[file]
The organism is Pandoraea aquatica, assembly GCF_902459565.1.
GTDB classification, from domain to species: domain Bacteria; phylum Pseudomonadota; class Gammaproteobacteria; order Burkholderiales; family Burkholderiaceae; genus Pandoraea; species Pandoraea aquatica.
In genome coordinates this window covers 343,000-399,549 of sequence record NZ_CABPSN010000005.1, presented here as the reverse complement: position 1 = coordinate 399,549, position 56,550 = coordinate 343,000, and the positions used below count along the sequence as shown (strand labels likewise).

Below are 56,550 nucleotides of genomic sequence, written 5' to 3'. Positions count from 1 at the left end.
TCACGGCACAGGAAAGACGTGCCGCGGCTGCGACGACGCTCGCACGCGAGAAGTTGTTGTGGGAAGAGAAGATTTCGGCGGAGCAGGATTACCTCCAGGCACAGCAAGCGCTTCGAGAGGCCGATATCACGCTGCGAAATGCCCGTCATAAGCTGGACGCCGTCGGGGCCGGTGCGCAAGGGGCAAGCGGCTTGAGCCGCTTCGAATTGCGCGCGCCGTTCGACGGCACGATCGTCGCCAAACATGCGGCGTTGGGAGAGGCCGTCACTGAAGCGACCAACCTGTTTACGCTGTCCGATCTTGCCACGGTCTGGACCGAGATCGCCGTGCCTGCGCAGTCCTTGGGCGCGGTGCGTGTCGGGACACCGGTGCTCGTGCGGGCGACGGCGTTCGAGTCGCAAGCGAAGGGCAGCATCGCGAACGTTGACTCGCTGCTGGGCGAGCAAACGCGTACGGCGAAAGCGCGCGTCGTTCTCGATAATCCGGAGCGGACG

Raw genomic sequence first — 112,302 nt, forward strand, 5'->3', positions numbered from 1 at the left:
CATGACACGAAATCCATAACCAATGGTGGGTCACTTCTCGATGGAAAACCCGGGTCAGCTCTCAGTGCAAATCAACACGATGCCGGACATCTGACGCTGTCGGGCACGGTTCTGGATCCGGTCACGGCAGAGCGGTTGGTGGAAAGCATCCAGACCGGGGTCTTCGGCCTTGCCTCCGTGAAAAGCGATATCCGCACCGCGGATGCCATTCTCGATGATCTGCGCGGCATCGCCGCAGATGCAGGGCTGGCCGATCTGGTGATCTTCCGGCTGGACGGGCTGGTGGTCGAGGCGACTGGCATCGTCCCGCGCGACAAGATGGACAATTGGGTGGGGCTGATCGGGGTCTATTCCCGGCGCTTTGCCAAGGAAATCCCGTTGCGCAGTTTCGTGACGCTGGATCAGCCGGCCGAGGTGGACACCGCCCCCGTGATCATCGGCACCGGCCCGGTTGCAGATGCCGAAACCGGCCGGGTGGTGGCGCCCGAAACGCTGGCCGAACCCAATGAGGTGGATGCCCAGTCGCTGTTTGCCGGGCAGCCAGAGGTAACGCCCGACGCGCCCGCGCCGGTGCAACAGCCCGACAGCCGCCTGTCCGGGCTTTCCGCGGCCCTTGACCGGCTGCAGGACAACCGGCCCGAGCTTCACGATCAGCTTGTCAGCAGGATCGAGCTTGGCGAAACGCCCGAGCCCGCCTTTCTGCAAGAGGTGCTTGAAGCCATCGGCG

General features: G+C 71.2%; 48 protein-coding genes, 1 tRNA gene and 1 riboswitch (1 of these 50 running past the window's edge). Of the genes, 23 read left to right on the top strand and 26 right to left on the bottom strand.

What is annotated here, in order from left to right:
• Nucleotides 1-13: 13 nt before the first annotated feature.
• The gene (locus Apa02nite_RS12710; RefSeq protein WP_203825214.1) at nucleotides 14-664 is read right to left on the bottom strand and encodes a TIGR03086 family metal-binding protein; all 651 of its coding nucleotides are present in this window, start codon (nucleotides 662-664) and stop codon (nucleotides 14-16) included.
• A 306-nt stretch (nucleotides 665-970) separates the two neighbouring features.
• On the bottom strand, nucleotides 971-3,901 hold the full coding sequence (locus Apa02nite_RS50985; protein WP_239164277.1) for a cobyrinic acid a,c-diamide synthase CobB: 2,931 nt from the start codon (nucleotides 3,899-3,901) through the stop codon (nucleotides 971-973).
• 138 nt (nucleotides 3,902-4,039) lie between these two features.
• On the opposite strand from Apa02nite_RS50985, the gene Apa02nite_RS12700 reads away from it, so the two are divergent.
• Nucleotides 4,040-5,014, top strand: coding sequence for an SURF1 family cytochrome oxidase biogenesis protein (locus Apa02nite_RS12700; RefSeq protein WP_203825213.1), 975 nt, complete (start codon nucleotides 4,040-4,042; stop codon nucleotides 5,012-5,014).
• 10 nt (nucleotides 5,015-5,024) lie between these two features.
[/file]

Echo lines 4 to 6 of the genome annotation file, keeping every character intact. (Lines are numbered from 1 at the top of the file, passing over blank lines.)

Below are 56,550 nucleotides of genomic sequence, written 5' to 3'. Positions count from 1 at the left end.
TCACGGCACAGGAAAGACGTGCCGCGGCTGCGACGACGCTCGCACGCGAGAAGTTGTTGTGGGAAGAGAAGATTTCGGCGGAGCAGGATTACCTCCAGGCACAGCAAGCGCTTCGAGAGGCCGATATCACGCTGCGAAATGCCCGTCATAAGCTGGACGCCGTCGGGGCCGGTGCGCAAGGGGCAAGCGGCTTGAGCCGCTTCGAATTGCGCGCGCCGTTCGACGGCACGATCGTCGCCAAACATGCGGCGTTGGGAGAGGCCGTCACTGAAGCGACCAACCTGTTTACGCTGTCCGATCTTGCCACGGTCTGGACCGAGATCGCCGTGCCTGCGCAGTCCTTGGGCGCGGTGCGTGTCGGGACACCGGTGCTCGTGCGGGCGACGGCGTTCGAGTCGCAAGCGAAGGGCAGCATCGCGAACGTTGACTCGCTGCTGGGCGAGCAAACGCGTACGGCGAAAGCGCGCGTCGTTCTCGATAATCCGGAGCGGACG

Raw genomic sequence first — 112,302 nt, forward strand, 5'->3', positions numbered from 1 at the left: